Trim beard, pretend to be a Christian: ISIS manual tells would-be terrorists from West
London: A 58-page manual by terror group Islamic State has emerged online which outlines how would-be terrorists from the West can avoid detection by security services while plotting terror attacks.
The English-language document titled 'Safety and Security Guidelines for Lone Wolf Mujahideen' advises jihadis to blend in with the western way and avoid 'looking like a Muslim'.
The document urges militants to wear a Christian cross, trim their beards, wear western-style clothes and even shun prayer meetings and mosques to avoid being identified by security services.
The document reads: "No doubt that today, at the era of the lone wolves, brothers in the West need to know some important things about safety in order to ensure success in their operations. We thought a lot of non-Arabic speaking brothers would find it interesting and may apply it in their blessed operations. If you can avoid having a beard, wearing qamis (kurta), using miswak (traditional toothbrush) and having a booklet of dhikr (Islamic worship) with you, it's better."
"It is permissible for you to wear a necklace showing a Christian cross. As you know, Christians - or even atheist Westerners with Christian background - wear crosses on their necklaces. But do not wear a cross necklace if you have a Muslim name on your passport, as that may look strange."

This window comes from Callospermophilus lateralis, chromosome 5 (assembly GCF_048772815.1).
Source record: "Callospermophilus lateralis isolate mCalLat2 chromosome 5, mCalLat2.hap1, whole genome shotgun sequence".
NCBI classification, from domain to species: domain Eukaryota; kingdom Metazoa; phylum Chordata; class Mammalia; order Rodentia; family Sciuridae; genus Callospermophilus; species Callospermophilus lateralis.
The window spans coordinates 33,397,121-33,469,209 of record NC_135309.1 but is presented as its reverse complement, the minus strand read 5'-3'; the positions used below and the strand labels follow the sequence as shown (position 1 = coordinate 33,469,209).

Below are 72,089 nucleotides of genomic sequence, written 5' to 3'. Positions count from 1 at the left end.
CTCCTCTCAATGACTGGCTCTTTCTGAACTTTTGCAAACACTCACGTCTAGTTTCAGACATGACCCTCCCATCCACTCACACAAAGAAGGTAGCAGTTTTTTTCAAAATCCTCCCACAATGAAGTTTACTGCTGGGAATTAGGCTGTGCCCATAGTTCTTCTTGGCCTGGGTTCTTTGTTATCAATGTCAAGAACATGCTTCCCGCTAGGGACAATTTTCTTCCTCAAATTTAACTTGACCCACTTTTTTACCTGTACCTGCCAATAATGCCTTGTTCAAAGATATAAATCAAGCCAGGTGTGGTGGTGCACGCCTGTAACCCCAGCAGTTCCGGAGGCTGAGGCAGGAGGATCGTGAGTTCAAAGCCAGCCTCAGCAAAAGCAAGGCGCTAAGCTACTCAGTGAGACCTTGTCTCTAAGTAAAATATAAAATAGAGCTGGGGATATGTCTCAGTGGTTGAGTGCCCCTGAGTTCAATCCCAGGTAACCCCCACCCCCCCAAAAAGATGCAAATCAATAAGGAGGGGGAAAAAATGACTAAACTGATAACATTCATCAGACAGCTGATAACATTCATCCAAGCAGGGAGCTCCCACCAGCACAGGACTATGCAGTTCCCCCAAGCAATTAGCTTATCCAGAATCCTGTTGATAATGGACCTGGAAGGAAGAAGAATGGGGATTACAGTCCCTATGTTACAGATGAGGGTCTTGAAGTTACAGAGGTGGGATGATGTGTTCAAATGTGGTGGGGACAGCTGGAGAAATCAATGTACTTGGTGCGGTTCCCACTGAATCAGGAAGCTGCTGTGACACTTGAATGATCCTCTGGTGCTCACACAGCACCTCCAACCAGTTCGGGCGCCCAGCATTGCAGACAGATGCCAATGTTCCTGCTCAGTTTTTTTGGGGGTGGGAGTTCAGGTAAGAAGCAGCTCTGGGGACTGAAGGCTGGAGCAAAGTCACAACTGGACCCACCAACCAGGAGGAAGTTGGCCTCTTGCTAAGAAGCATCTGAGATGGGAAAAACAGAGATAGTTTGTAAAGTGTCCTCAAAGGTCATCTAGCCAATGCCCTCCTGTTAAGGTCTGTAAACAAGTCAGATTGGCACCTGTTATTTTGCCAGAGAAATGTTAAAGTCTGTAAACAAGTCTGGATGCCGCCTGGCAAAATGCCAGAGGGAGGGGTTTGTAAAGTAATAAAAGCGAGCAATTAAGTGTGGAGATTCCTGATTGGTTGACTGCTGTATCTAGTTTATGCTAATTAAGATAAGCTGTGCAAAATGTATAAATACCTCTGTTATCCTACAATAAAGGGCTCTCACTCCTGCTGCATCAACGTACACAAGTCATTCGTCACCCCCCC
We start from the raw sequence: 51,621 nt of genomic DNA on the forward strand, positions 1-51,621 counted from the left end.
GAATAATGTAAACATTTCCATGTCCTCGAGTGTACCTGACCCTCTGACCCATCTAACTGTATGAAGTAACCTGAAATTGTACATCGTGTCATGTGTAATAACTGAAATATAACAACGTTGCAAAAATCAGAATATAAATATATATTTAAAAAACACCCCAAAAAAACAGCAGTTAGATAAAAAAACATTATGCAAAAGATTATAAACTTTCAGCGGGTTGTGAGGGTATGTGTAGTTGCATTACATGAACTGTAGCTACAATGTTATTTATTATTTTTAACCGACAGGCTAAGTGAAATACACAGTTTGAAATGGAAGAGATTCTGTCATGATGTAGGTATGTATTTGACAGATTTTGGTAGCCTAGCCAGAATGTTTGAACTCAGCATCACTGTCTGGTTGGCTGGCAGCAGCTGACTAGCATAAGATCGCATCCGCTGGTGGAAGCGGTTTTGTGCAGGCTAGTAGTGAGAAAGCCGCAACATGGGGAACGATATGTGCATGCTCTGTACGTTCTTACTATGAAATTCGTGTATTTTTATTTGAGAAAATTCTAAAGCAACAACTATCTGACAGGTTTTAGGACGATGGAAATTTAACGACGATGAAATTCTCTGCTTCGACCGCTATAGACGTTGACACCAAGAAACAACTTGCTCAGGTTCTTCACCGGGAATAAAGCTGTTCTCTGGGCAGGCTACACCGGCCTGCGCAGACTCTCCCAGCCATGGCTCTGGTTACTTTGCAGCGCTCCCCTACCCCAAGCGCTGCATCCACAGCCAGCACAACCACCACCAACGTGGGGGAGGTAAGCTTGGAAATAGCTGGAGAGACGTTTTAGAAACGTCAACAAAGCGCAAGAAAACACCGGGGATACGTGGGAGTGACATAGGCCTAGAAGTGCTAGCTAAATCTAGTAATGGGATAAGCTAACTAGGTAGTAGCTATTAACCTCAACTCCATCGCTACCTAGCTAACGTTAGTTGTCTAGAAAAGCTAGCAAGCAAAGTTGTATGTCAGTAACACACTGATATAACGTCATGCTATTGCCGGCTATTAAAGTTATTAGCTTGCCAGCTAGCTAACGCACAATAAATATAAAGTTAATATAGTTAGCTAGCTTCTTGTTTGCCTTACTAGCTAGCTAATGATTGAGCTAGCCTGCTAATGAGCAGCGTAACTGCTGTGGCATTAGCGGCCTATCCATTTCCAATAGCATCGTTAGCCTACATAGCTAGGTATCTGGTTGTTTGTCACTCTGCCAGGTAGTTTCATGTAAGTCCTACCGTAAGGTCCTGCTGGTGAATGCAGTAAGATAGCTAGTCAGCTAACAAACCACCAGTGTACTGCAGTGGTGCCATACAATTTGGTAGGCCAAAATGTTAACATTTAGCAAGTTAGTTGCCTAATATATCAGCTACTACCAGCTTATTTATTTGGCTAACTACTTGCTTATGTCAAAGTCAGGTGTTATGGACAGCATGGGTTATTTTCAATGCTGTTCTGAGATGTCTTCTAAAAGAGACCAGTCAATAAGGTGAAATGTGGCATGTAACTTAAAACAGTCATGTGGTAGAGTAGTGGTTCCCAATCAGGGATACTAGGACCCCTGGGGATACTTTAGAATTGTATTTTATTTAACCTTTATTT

The advice goes on: "If you want to use perfume, don't use the oily, non-alcoholic perfume that Muslims use, instead use generic alcoholic perfume as everyone does, and if you are a man, use perfume for men."
The booklet includes suggestions for where to stash fake passports and to use nightclubs with loud music as the best place to "secretly discuss the details of an operation".
The booklet, believed to be created by an ISIS instructor, is being shared on social media.
Meanwhile, the US-led coalition fighting the Islamic State group has said that the militants have lost 30 percent of the territory they once held in Iraq and Syria.
Since the US-led coalition began launching airstrikes in 2014, Kurdish forces have pushed ISIS out of parts of northern Iraq, including the town of Sinjar, and driven the extremists out of a band of Syrian territory along the Turkish border. Further south, Iraqi forces and Shiite militias recaptured the Iraqi city of Tikrit last year.
With PTI Inputs